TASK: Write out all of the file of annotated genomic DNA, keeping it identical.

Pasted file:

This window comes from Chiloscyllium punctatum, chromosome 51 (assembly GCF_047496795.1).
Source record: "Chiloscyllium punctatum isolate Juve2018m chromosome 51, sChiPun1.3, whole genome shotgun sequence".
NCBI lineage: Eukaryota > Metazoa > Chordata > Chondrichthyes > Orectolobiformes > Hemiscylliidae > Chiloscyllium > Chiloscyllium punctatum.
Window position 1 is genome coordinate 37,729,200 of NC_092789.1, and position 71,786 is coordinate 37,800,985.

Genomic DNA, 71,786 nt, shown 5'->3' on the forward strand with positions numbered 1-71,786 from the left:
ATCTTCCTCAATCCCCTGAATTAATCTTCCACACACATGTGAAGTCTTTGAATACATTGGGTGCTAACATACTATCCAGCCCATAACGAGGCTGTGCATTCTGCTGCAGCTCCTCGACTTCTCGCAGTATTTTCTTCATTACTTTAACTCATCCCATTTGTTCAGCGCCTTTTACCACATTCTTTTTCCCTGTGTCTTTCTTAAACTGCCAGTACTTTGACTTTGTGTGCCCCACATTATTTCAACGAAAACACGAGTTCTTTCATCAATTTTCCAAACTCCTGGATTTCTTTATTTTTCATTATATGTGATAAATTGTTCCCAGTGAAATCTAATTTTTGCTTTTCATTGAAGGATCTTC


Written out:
This window comes from Chiloscyllium punctatum, chromosome 51 (assembly GCF_047496795.1).
Source record: "Chiloscyllium punctatum isolate Juve2018m chromosome 51, sChiPun1.3, whole genome shotgun sequence".
NCBI lineage: Eukaryota > Metazoa > Chordata > Chondrichthyes > Orectolobiformes > Hemiscylliidae > Chiloscyllium > Chiloscyllium punctatum.
Window position 1 is genome coordinate 37,729,200 of NC_092789.1, and position 71,786 is coordinate 37,800,985.

Genomic DNA, 71,786 nt, shown 5'->3' on the forward strand with positions numbered 1-71,786 from the left:
ATCTTCCTCAATCCCCTGAATTAATCTTCCACACACATGTGAAGTCTTTGAATACATTGGGTGCTAACATACTATCCAGCCCATAACGAGGCTGTGCATTCTGCTGCAGCTCCTCGACTTCTCGCAGTATTTTCTTCATTACTTTAACTCATCCCATTTGTTCAGCGCCTTTTACCACATTCTTTTTCCCTGTGTCTTTCTTAAACTGCCAGTACTTTGACTTTGTGTGCCCCACATTATTTCAACGAAAACACGAGTTCTTTCATCAATTTTCCAAACTCCTGGATTTCTTTATTTTTCATTATATGTGATAAATTGTTCCCAGTGAAATCTAATTTTTGCTTTTCATTGAAGGATCTTC